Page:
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Stylistic Virtue and Victorian Fiction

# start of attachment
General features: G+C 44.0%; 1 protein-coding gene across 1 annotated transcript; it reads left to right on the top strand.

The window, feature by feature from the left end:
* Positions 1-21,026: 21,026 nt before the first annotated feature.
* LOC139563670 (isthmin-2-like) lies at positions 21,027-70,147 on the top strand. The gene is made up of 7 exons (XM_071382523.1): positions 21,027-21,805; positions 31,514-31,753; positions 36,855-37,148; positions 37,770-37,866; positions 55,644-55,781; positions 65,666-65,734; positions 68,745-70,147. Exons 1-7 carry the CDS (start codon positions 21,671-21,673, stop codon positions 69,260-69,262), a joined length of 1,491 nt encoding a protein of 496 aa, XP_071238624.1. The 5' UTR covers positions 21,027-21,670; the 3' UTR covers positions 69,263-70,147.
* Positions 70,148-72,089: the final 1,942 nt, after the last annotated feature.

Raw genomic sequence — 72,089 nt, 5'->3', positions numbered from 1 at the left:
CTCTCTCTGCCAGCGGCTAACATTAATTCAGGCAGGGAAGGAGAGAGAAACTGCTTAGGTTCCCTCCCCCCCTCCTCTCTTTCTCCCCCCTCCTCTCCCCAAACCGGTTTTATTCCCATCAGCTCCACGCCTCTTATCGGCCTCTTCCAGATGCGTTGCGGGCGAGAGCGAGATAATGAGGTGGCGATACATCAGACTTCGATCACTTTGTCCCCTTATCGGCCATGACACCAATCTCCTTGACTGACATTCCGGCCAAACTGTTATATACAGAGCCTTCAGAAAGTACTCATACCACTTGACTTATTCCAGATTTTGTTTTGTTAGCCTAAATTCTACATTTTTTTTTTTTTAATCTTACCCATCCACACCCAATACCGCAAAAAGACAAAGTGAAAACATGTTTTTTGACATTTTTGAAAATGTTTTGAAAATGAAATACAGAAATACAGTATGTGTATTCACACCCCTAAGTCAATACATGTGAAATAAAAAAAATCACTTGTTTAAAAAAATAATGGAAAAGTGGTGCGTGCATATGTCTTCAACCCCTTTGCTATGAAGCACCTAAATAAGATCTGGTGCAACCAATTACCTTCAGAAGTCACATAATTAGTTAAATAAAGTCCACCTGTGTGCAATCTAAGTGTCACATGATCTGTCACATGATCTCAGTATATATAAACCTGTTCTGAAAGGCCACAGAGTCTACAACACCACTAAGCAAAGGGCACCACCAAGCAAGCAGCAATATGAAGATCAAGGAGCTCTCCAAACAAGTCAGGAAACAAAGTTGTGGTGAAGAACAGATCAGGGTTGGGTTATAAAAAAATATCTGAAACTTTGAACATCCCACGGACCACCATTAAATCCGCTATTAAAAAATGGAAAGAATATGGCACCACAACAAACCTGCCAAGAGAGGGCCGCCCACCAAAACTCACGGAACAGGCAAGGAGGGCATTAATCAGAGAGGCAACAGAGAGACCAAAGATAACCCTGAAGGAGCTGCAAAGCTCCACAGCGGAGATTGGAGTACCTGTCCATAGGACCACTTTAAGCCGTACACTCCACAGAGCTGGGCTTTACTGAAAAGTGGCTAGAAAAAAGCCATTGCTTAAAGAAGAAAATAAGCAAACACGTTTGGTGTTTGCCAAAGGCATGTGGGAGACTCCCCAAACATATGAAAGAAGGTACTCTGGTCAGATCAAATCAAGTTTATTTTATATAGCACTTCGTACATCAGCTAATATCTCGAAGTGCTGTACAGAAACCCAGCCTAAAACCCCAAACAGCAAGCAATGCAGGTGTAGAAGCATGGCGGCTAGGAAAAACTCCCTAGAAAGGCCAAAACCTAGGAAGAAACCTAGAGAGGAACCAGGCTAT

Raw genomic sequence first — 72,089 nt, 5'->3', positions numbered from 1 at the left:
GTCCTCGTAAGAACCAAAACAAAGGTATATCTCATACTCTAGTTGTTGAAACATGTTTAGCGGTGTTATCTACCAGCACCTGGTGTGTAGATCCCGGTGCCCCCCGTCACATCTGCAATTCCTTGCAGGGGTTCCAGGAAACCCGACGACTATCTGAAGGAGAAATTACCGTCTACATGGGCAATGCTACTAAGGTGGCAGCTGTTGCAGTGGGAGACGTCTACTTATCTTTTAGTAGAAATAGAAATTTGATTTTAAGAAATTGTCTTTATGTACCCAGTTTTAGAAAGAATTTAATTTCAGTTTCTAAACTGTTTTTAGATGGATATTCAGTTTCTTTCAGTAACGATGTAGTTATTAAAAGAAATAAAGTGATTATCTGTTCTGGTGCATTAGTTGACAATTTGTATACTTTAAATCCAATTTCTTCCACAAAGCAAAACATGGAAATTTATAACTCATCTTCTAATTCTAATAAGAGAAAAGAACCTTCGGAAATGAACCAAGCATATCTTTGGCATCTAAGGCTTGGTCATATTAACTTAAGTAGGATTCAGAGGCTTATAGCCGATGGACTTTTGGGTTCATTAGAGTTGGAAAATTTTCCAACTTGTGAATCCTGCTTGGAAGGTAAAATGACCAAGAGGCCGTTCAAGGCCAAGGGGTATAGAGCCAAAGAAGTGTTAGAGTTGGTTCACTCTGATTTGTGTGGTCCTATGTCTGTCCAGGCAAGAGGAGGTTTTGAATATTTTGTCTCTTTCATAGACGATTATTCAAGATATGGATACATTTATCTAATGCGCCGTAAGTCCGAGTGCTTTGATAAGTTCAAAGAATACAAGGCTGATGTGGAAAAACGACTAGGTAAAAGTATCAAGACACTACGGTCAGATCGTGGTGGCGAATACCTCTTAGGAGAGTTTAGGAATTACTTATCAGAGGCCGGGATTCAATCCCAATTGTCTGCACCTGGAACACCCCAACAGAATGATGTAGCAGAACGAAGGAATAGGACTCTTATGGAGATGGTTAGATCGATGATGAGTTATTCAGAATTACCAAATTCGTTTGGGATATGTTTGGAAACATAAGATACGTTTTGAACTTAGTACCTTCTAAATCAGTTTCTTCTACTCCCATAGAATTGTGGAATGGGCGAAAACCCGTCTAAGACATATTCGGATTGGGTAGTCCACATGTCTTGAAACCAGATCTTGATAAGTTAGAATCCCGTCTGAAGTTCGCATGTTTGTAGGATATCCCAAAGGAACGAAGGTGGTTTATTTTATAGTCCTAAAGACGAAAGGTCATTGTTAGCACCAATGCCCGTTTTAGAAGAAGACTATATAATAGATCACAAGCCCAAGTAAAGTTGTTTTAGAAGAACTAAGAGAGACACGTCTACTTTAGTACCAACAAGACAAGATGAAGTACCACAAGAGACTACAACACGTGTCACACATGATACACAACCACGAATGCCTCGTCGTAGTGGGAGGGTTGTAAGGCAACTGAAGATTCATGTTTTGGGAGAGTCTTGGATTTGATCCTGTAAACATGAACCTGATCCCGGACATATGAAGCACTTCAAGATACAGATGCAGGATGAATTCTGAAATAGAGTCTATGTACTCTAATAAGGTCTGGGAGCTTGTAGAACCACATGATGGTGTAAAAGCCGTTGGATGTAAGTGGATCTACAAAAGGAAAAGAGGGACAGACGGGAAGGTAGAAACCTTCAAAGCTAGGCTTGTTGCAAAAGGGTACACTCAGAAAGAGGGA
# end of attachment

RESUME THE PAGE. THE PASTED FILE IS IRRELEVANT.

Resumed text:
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What is style, and why does it matter? This book answers these questions by recovering the concept of 'stylistic virtue,' once foundational to rhetoric and aesthetics but largely forgotten today. Stylistic virtues like 'ease' and 'grace' are distinguishing properties that help realize a text's essential character. First described by Aristotle, they were integral to the development of formalist methods and modern literary criticism. The first half of the book excavates the theory of stylistic virtue during its period of greatest ascendance, in the late eighteenth and nineteenth centuries, when belletristic rhetoric shaped how the art of literary style and 'the aesthetic' were understood. The second half offers new readings of Thackeray, Trollope, and Meredith to show how stylistic virtue changes our understanding of style in the novel and challenges conventional approaches to interpreting the ethics of art.

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